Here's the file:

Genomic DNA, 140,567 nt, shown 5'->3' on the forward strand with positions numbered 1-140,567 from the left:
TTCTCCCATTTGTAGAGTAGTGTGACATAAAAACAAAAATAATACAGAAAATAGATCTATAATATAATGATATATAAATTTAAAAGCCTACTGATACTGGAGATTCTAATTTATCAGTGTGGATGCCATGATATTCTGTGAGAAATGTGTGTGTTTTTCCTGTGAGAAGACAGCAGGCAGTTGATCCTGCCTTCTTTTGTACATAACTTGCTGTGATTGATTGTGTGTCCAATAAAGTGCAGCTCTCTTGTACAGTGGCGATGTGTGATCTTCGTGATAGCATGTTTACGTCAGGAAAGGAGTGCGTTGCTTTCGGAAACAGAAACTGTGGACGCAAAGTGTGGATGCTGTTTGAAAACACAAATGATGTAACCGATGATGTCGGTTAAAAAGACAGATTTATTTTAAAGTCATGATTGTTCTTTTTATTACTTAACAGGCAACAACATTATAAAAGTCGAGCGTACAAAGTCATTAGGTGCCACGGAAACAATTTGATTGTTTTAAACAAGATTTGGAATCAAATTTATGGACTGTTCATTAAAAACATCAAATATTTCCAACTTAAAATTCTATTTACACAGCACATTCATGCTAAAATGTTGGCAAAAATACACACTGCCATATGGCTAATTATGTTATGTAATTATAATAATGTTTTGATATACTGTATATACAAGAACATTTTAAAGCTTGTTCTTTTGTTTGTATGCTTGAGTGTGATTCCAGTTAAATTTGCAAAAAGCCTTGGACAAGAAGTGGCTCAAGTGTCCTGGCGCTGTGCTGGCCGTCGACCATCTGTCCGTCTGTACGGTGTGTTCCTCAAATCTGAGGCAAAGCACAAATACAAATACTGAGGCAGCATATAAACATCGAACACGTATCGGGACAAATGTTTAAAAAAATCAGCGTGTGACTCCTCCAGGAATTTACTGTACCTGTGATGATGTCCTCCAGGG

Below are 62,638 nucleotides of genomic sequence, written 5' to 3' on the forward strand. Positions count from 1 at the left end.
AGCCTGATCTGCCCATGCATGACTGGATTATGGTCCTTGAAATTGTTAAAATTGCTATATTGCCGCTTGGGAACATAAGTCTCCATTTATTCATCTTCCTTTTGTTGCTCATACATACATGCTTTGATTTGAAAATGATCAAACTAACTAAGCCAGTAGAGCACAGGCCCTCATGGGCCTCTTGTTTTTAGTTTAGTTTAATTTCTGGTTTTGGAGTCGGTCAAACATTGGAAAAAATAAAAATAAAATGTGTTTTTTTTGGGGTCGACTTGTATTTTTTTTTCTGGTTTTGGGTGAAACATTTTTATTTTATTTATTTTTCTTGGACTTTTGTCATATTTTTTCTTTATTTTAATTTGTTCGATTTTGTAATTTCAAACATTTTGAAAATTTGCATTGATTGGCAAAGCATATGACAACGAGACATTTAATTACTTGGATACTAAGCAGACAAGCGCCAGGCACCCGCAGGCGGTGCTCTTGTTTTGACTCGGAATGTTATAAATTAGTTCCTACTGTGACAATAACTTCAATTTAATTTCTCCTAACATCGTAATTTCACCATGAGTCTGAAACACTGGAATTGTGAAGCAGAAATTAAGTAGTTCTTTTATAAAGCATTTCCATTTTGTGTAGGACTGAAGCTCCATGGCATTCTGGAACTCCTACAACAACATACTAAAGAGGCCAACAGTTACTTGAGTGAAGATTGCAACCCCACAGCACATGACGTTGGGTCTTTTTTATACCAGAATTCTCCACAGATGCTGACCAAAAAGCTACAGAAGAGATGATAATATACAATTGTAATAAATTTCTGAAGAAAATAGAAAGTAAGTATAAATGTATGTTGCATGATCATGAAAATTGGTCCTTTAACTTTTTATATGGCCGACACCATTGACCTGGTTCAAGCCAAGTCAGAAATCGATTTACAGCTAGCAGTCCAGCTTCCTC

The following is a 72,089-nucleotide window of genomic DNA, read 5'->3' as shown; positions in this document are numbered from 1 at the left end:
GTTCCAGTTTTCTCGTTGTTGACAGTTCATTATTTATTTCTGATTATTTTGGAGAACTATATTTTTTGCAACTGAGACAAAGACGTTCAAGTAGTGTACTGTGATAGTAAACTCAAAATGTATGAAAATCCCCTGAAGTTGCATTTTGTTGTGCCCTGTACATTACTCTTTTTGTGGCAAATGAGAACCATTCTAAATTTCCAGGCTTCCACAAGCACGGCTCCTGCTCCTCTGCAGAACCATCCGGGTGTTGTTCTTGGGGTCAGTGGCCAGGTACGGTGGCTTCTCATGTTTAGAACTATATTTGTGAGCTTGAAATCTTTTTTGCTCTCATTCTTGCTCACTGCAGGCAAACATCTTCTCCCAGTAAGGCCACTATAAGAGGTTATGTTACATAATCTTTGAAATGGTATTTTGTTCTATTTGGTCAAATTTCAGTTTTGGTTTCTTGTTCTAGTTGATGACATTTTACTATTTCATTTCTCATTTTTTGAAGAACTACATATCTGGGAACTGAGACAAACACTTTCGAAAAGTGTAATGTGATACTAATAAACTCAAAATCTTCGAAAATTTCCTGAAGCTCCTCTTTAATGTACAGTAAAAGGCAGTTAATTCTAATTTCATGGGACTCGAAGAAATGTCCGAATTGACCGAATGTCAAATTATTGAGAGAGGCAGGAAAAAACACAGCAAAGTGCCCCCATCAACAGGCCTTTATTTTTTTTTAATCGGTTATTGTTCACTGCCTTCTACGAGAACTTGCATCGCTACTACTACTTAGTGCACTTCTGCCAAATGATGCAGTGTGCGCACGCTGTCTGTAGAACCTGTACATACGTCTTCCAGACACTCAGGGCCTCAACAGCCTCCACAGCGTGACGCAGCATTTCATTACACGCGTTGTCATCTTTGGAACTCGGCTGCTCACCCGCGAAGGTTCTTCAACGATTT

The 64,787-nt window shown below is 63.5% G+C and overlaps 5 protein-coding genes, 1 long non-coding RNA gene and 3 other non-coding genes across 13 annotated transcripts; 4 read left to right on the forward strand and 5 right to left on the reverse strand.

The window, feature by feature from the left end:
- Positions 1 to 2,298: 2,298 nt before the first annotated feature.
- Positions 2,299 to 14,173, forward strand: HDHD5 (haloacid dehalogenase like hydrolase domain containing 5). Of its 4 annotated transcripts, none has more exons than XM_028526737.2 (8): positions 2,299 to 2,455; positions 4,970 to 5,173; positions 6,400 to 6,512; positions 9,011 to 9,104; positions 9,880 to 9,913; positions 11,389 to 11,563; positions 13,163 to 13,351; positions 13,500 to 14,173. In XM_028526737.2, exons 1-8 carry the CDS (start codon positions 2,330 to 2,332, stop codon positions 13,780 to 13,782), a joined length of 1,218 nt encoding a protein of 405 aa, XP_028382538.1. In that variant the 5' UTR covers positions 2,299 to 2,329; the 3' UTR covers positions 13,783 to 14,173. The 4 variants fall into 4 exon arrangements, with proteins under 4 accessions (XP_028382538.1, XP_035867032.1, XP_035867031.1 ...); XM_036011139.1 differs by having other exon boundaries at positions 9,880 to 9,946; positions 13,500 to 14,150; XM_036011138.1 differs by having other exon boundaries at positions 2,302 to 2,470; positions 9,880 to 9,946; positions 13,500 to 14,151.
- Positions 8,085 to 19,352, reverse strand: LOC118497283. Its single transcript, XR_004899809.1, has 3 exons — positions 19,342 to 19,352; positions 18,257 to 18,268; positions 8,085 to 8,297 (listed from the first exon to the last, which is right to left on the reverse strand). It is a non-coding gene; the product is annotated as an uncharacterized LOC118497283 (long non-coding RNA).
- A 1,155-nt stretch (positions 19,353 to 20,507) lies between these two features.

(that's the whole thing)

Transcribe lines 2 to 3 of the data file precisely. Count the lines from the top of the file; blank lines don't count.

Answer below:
TTCTCCCATTTGTAGAGTAGTGTGACATAAAAACAAAAATAATACAGAAAATAGATCTATAATATAATGATATATAAATTTAAAAGCCTACTGATACTGGAGATTCTAATTTATCAGTGTGGATGCCATGATATTCTGTGAGAAATGTGTGTGTTTTTCCTGTGAGAAGACAGCAGGCAGTTGATCCTGCCTTCTTTTGTACATAACTTGCTGTGATTGATTGTGTGTCCAATAAAGTGCAGCTCTCTTGTACAGTGGCGATGTGTGATCTTCGTGATAGCATGTTTACGTCAGGAAAGGAGTGCGTTGCTTTCGGAAACAGAAACTGTGGACGCAAAGTGTGGATGCTGTTTGAAAACACAAATGATGTAACCGATGATGTCGGTTAAAAAGACAGATTTATTTTAAAGTCATGATTGTTCTTTTTATTACTTAACAGGCAACAACATTATAAAAGTCGAGCGTACAAAGTCATTAGGTGCCACGGAAACAATTTGATTGTTTTAAACAAGATTTGGAATCAAATTTATGGACTGTTCATTAAAAACATCAAATATTTCCAACTTAAAATTCTATTTACACAGCACATTCATGCTAAAATGTTGGCAAAAATACACACTGCCATATGGCTAATTATGTTATGTAATTATAATAATGTTTTGATATACTGTATATACAAGAACATTTTAAAGCTTGTTCTTTTGTTTGTATGCTTGAGTGTGATTCCAGTTAAATTTGCAAAAAGCCTTGGACAAGAAGTGGCTCAAGTGTCCTGGCGCTGTGCTGGCCGTCGACCATCTGTCCGTCTGTACGGTGTGTTCCTCAAATCTGAGGCAAAGCACAAATACAAATACTGAGGCAGCATATAAACATCGAACACGTATCGGGACAAATGTTTAAAAAAATCAGCGTGTGACTCCTCCAGGAATTTACTGTACCTGTGATGATGTCCTCCAGGG

Below are 62,638 nucleotides of genomic sequence, written 5' to 3' on the forward strand. Positions count from 1 at the left end.